Tuesday, 23 February 2010

The way we were meant to be

"God did not mean for us to be this way. If he had, he would have given us _________"

I've heard this refrain a million times and if you push the refrain enough, it always ends with the other person saying "yes, maybe we'd be better off in the caves, the way we were supposed to be." But I always do wonder why we as a species are the way we are.

Let me clarify what I mean here. Why are we, human, so different from other animals? In terms of sensory abilities and physical endurance, we are far far inferior to most high-order mammals. Most commonplace answers such as "language" and "learning and teaching" apply in great measures to other species as well. Why, then is it, that we alone moved out of our evolutionary beginnings as bi-pedal hunter gatherers?

The book I'm reading currently (I am a strange loop) throws some light on this. Our ability to create analogies and isomorphisms expands our ability to create, manipulate and extend things beyond their natural uses. To be able to use coal not only as fuel, but to be able to modify it and use it to create steel. Our capacity to process perceptions and to be able to reference things (from others of our species, written words, our own memories) allows us to move beyond that which we can directly experience. There IS a greater mental capacity that has enabled us to move beyond the caves and our intellect isn't a self-effacing fancy.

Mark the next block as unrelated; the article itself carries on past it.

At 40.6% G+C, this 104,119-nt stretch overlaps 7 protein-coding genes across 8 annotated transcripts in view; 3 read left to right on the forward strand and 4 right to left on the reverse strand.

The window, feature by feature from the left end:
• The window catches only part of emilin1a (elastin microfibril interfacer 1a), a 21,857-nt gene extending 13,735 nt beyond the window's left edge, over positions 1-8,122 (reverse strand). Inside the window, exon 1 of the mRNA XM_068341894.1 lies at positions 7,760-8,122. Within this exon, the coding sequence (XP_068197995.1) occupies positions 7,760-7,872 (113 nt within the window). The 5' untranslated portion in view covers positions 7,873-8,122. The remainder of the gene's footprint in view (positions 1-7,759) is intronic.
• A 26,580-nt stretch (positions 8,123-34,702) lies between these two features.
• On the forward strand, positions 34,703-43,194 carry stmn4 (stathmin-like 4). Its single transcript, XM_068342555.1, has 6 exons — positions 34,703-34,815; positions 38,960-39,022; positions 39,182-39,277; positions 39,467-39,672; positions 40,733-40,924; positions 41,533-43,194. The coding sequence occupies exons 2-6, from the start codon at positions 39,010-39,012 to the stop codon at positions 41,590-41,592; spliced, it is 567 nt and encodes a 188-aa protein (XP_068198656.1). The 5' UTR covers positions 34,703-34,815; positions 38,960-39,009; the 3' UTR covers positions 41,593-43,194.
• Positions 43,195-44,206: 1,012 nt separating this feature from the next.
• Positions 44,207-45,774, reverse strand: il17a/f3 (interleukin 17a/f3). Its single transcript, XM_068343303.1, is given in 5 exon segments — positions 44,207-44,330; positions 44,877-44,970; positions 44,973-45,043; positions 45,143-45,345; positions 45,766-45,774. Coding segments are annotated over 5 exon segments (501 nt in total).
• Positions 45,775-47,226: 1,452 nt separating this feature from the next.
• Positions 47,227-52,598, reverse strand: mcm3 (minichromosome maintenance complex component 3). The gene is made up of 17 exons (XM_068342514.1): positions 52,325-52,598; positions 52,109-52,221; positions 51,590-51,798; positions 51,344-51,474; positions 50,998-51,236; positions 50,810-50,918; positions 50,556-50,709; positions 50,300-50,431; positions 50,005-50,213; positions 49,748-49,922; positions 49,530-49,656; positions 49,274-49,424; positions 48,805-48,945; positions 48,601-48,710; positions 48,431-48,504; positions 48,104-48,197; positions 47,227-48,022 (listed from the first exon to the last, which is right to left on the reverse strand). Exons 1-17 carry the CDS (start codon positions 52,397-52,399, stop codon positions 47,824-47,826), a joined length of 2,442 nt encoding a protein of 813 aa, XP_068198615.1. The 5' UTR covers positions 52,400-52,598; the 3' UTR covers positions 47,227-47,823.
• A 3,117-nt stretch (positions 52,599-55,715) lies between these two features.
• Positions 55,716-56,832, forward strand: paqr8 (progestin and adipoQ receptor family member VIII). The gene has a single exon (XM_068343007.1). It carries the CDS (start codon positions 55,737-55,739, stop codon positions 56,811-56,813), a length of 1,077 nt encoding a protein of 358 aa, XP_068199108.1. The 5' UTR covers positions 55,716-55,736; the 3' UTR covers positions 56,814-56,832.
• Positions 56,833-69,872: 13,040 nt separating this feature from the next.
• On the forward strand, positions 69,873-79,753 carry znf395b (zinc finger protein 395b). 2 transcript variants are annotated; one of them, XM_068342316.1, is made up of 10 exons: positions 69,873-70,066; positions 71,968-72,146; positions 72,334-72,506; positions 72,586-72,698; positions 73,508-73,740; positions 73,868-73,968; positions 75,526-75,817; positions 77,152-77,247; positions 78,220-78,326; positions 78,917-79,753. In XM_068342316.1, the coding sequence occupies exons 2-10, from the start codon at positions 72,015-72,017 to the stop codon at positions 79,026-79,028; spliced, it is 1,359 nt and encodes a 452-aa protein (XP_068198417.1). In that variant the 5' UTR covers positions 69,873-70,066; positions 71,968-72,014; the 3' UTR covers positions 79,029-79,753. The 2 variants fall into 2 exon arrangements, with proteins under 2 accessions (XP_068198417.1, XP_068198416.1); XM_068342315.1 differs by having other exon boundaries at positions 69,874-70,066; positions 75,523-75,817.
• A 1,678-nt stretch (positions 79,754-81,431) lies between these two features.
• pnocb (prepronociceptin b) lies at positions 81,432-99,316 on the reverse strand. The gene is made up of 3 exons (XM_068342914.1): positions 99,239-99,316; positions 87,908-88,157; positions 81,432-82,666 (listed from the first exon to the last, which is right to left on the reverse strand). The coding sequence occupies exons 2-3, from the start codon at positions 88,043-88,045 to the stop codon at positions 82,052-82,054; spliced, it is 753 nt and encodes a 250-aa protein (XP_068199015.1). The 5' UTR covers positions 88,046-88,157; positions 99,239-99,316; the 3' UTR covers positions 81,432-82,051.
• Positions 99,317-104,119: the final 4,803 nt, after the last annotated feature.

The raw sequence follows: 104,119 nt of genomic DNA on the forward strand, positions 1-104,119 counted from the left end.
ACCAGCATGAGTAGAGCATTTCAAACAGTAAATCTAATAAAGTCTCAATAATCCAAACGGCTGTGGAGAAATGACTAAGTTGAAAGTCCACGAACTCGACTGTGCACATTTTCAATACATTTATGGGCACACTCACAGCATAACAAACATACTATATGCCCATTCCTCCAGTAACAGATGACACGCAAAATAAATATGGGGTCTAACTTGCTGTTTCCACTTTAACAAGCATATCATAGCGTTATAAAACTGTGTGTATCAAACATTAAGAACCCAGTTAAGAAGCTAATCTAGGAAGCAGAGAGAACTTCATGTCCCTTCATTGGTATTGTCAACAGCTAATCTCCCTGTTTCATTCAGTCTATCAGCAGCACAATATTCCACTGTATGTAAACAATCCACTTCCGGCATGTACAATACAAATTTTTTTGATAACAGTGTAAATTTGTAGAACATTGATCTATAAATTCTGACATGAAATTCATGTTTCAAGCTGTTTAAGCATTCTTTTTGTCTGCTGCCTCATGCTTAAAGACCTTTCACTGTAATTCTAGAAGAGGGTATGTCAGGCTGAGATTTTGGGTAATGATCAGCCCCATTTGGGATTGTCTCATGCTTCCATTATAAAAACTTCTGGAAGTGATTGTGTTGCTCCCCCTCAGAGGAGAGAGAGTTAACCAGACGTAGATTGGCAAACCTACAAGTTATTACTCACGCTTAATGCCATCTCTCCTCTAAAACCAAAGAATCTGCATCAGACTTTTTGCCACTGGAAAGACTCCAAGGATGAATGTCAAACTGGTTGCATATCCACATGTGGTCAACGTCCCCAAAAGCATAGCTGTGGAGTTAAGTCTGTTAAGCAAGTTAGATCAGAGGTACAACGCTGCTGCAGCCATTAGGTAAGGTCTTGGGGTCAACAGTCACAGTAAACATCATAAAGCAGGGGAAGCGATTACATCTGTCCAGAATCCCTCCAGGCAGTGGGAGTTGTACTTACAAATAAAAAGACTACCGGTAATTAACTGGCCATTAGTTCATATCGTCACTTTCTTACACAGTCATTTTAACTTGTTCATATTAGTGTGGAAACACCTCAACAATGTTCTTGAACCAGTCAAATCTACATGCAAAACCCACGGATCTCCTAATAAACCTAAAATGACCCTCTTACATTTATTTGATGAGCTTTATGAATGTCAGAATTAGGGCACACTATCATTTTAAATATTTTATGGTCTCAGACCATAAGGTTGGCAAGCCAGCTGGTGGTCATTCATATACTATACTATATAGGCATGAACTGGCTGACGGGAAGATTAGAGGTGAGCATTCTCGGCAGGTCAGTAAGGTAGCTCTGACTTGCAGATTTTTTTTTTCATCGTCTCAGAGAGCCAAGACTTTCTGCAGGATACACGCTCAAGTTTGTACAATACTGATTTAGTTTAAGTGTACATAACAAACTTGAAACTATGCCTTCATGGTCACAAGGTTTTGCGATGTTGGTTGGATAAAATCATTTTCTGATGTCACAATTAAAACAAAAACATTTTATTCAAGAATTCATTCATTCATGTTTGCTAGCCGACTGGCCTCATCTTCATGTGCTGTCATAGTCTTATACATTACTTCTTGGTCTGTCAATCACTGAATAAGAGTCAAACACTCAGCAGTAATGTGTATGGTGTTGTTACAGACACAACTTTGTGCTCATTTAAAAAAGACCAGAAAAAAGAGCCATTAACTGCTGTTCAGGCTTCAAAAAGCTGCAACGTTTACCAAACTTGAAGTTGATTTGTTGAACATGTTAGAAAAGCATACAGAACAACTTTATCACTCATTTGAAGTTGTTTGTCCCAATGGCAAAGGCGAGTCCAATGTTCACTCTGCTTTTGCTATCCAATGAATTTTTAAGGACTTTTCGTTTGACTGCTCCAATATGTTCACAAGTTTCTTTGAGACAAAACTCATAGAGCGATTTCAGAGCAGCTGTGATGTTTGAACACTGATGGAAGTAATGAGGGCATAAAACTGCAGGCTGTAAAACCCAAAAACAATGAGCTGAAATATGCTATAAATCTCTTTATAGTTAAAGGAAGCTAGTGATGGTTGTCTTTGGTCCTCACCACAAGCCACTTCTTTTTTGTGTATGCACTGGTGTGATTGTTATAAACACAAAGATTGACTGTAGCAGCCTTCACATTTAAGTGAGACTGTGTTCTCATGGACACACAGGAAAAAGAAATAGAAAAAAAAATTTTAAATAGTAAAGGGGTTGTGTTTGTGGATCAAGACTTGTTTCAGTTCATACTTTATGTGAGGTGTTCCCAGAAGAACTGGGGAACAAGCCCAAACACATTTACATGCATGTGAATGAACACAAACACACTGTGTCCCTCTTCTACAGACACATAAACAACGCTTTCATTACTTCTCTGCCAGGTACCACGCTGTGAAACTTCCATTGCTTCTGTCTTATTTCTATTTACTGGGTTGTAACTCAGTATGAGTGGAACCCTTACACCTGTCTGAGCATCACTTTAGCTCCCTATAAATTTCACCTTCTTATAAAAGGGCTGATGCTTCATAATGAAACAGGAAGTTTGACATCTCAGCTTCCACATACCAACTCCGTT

So my only answer to those with that refrain: Evolution (I prefer that word to God) may not have meant for us to be this way, but it certainly did not mean for us to be stuck in the caves. The way we are right now is a function of the countless choices made in every single moment not just by humans but by all of existence. We may have been something else but I very much doubt if we'd have been stuck in the caves for all eternity.

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